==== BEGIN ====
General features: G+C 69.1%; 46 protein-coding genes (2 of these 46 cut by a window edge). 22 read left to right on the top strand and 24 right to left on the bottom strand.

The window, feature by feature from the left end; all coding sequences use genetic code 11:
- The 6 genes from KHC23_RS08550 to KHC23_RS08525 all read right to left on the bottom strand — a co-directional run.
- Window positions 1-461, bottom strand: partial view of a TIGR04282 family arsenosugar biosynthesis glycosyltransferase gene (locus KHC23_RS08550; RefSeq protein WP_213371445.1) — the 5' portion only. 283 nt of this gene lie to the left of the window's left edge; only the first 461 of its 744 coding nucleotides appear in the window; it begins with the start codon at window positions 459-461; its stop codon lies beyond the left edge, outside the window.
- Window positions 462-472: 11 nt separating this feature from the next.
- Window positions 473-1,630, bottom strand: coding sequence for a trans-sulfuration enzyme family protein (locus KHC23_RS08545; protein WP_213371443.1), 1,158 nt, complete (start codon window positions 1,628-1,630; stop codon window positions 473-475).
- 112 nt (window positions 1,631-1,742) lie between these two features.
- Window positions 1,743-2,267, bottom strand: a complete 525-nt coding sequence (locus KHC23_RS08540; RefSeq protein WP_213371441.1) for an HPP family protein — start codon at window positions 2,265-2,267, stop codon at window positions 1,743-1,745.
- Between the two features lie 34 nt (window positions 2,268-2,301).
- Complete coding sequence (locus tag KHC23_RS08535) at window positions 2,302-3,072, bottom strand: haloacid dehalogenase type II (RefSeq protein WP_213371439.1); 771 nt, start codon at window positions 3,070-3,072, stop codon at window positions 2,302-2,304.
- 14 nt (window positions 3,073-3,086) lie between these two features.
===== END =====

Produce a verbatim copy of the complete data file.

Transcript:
General features: G+C 69.1%; 46 protein-coding genes (2 of these 46 cut by a window edge). 22 read left to right on the top strand and 24 right to left on the bottom strand.

The window, feature by feature from the left end; all coding sequences use genetic code 11:
- The 6 genes from KHC23_RS08550 to KHC23_RS08525 all read right to left on the bottom strand — a co-directional run.
- Window positions 1-461, bottom strand: partial view of a TIGR04282 family arsenosugar biosynthesis glycosyltransferase gene (locus KHC23_RS08550; RefSeq protein WP_213371445.1) — the 5' portion only. 283 nt of this gene lie to the left of the window's left edge; only the first 461 of its 744 coding nucleotides appear in the window; it begins with the start codon at window positions 459-461; its stop codon lies beyond the left edge, outside the window.
- Window positions 462-472: 11 nt separating this feature from the next.
- Window positions 473-1,630, bottom strand: coding sequence for a trans-sulfuration enzyme family protein (locus KHC23_RS08545; protein WP_213371443.1), 1,158 nt, complete (start codon window positions 1,628-1,630; stop codon window positions 473-475).
- 112 nt (window positions 1,631-1,742) lie between these two features.
- Window positions 1,743-2,267, bottom strand: a complete 525-nt coding sequence (locus KHC23_RS08540; RefSeq protein WP_213371441.1) for an HPP family protein — start codon at window positions 2,265-2,267, stop codon at window positions 1,743-1,745.
- Between the two features lie 34 nt (window positions 2,268-2,301).
- Complete coding sequence (locus tag KHC23_RS08535) at window positions 2,302-3,072, bottom strand: haloacid dehalogenase type II (RefSeq protein WP_213371439.1); 771 nt, start codon at window positions 3,070-3,072, stop codon at window positions 2,302-2,304.
- 14 nt (window positions 3,073-3,086) lie between these two features.